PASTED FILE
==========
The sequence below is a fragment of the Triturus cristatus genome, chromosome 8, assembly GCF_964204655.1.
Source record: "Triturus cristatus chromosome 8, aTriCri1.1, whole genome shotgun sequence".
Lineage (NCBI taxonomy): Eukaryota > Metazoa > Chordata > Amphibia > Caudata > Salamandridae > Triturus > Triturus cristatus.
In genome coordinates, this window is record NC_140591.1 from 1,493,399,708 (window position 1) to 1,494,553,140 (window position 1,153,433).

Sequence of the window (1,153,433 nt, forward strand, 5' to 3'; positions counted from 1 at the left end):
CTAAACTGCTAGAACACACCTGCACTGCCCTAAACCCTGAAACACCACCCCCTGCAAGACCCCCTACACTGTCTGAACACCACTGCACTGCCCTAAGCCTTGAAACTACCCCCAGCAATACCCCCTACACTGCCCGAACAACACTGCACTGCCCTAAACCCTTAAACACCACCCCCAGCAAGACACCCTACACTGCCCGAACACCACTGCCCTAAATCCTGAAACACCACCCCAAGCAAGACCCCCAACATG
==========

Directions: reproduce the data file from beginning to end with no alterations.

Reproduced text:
The sequence below is a fragment of the Triturus cristatus genome, chromosome 8, assembly GCF_964204655.1.
Source record: "Triturus cristatus chromosome 8, aTriCri1.1, whole genome shotgun sequence".
Lineage (NCBI taxonomy): Eukaryota > Metazoa > Chordata > Amphibia > Caudata > Salamandridae > Triturus > Triturus cristatus.
In genome coordinates, this window is record NC_140591.1 from 1,493,399,708 (window position 1) to 1,494,553,140 (window position 1,153,433).

Sequence of the window (1,153,433 nt, forward strand, 5' to 3'; positions counted from 1 at the left end):
CTAAACTGCTAGAACACACCTGCACTGCCCTAAACCCTGAAACACCACCCCCTGCAAGACCCCCTACACTGTCTGAACACCACTGCACTGCCCTAAGCCTTGAAACTACCCCCAGCAATACCCCCTACACTGCCCGAACAACACTGCACTGCCCTAAACCCTTAAACACCACCCCCAGCAAGACACCCTACACTGCCCGAACACCACTGCCCTAAATCCTGAAACACCACCCCAAGCAAGACCCCCAACATG